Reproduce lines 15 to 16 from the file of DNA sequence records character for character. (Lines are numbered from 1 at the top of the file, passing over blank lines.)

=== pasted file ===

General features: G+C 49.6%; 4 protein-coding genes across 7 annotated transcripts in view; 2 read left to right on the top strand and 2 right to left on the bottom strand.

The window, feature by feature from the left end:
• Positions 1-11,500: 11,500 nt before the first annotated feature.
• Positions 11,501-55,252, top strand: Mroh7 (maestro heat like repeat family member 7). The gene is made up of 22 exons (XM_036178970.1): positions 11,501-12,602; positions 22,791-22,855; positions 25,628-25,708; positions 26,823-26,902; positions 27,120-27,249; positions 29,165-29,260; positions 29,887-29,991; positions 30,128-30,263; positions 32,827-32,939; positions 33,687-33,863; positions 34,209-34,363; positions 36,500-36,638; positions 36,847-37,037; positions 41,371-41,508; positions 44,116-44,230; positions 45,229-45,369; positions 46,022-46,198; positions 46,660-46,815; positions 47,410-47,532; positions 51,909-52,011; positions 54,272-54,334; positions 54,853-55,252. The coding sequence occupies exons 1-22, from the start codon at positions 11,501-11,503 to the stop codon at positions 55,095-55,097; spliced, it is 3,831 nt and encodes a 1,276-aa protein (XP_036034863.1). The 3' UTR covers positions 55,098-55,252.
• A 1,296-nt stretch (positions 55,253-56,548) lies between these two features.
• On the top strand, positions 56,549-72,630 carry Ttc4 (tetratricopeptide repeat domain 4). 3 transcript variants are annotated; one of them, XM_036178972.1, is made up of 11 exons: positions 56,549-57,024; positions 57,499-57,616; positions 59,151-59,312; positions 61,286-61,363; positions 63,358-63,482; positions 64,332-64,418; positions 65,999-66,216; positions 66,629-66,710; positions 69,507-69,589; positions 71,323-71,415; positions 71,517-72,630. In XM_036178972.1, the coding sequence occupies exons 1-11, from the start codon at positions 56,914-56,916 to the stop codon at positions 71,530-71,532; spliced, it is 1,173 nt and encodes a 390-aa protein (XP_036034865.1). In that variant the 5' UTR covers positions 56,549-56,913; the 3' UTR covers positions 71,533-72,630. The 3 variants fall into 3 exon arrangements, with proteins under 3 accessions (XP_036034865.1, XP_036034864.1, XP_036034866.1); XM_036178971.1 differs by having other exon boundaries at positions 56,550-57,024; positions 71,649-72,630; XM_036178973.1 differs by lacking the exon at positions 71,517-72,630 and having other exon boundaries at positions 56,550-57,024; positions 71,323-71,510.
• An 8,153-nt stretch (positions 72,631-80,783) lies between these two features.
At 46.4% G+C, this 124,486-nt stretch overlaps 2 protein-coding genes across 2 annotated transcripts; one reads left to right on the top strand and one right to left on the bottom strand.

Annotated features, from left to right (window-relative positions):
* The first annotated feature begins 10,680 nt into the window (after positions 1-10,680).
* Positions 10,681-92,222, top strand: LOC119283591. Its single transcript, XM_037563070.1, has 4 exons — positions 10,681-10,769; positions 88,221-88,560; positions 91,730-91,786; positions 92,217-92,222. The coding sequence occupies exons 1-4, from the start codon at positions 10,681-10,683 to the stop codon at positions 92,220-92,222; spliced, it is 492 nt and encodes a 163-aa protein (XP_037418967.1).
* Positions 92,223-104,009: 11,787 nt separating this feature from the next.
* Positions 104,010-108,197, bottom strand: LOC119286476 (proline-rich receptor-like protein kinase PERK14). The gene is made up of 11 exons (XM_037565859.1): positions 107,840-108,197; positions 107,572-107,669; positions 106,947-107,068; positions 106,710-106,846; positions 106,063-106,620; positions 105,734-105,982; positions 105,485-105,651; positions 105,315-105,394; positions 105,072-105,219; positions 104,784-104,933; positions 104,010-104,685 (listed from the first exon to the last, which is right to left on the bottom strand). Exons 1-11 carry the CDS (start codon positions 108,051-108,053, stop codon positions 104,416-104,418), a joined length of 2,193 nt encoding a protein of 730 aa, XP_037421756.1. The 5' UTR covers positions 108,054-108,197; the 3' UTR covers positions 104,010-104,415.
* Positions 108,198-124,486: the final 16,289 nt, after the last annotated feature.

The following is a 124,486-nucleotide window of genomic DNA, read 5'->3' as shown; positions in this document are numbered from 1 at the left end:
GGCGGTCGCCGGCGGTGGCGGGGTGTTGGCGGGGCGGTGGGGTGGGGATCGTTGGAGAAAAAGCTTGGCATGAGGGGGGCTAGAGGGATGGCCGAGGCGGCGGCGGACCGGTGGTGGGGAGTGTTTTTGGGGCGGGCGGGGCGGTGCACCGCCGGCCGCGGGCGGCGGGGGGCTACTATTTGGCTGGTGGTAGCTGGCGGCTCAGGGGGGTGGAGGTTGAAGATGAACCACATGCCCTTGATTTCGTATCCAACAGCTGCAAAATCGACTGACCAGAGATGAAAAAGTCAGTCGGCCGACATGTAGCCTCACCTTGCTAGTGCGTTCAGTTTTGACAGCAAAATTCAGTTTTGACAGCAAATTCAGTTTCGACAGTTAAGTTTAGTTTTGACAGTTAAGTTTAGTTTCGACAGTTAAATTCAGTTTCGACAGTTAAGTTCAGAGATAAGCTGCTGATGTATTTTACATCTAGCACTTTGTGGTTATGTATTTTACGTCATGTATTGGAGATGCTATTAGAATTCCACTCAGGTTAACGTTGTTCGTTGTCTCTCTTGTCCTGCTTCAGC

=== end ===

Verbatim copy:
The following is a 124,486-nucleotide window of genomic DNA, read 5'->3' as shown; positions in this document are numbered from 1 at the left end:
GGCGGTCGCCGGCGGTGGCGGGGTGTTGGCGGGGCGGTGGGGTGGGGATCGTTGGAGAAAAAGCTTGGCATGAGGGGGGCTAGAGGGATGGCCGAGGCGGCGGCGGACCGGTGGTGGGGAGTGTTTTTGGGGCGGGCGGGGCGGTGCACCGCCGGCCGCGGGCGGCGGGGGGCTACTATTTGGCTGGTGGTAGCTGGCGGCTCAGGGGGGTGGAGGTTGAAGATGAACCACATGCCCTTGATTTCGTATCCAACAGCTGCAAAATCGACTGACCAGAGATGAAAAAGTCAGTCGGCCGACATGTAGCCTCACCTTGCTAGTGCGTTCAGTTTTGACAGCAAAATTCAGTTTTGACAGCAAATTCAGTTTCGACAGTTAAGTTTAGTTTTGACAGTTAAGTTTAGTTTCGACAGTTAAATTCAGTTTCGACAGTTAAGTTCAGAGATAAGCTGCTGATGTATTTTACATCTAGCACTTTGTGGTTATGTATTTTACGTCATGTATTGGAGATGCTATTAGAATTCCACTCAGGTTAACGTTGTTCGTTGTCTCTCTTGTCCTGCTTCAGC